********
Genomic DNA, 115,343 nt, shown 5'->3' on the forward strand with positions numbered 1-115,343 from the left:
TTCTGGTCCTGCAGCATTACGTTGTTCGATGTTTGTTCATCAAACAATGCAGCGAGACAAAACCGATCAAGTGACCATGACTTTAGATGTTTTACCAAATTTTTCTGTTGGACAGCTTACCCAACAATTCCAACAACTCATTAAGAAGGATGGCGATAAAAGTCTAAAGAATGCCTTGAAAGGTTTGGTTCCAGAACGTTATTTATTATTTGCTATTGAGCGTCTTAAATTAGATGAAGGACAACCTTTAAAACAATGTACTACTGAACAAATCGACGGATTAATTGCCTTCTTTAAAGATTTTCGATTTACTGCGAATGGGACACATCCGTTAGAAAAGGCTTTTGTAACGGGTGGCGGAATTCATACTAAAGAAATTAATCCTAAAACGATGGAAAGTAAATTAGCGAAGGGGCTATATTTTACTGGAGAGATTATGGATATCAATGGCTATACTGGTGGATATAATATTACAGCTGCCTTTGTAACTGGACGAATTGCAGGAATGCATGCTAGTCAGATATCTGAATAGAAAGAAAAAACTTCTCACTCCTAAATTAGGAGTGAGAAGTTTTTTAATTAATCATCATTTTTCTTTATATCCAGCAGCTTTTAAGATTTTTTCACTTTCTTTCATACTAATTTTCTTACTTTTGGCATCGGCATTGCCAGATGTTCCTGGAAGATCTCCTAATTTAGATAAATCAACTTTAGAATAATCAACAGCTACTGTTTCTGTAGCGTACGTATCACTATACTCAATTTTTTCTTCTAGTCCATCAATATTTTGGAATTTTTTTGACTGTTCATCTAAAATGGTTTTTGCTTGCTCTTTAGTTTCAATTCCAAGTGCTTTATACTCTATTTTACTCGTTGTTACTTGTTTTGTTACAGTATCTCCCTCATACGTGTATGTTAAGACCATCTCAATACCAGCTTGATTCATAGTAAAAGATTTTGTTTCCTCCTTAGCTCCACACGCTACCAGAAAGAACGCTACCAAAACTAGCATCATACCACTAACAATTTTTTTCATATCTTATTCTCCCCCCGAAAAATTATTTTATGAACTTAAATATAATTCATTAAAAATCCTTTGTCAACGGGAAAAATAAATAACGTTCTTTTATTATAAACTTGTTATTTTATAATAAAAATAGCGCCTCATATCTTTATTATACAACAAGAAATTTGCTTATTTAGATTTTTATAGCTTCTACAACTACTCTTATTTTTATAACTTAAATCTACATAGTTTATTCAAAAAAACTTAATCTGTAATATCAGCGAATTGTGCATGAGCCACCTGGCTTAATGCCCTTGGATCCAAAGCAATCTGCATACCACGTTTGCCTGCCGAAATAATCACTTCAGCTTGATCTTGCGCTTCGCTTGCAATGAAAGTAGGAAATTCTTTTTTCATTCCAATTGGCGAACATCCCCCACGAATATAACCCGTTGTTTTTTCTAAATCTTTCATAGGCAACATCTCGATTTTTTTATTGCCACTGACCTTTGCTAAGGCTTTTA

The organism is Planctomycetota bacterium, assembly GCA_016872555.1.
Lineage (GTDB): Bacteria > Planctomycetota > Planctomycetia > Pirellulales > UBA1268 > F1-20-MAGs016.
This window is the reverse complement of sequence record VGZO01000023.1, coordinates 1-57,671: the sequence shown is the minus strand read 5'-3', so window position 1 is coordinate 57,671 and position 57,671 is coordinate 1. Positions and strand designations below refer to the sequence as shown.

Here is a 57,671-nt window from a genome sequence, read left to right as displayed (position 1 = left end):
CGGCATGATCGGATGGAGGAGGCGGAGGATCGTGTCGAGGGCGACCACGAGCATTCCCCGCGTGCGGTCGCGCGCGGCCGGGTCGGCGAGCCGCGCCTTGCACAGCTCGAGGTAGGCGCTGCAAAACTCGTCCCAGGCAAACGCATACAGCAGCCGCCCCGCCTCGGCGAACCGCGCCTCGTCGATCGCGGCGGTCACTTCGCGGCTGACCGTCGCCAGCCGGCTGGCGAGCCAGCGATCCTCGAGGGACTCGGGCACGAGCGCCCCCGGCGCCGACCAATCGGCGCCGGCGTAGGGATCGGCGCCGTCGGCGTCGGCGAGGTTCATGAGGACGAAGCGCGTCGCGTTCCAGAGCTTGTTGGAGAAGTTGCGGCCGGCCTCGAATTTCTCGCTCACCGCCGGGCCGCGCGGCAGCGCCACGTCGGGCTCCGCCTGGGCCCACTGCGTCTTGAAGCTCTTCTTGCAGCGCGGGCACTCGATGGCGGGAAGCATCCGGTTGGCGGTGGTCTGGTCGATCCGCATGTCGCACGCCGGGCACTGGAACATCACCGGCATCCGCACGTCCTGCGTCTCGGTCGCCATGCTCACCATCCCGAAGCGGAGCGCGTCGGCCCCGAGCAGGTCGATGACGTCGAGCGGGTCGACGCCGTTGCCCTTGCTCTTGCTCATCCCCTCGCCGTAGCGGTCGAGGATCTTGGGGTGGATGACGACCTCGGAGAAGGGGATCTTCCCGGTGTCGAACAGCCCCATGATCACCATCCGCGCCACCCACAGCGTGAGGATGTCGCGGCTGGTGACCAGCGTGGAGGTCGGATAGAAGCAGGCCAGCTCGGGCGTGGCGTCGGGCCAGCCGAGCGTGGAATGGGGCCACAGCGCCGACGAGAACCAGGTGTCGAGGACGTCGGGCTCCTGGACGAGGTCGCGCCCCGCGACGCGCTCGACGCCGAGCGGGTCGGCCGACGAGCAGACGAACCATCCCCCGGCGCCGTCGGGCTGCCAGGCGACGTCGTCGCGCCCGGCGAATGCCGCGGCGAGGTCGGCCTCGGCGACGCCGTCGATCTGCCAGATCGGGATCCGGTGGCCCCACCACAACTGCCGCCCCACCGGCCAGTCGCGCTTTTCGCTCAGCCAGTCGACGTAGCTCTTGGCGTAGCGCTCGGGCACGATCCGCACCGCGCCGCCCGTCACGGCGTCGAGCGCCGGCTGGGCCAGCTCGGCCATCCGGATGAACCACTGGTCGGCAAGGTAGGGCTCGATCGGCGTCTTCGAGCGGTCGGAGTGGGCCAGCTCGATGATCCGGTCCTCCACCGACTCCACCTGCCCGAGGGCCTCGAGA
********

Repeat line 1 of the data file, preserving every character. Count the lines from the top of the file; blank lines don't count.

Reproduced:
Genomic DNA, 115,343 nt, shown 5'->3' on the forward strand with positions numbered 1-115,343 from the left: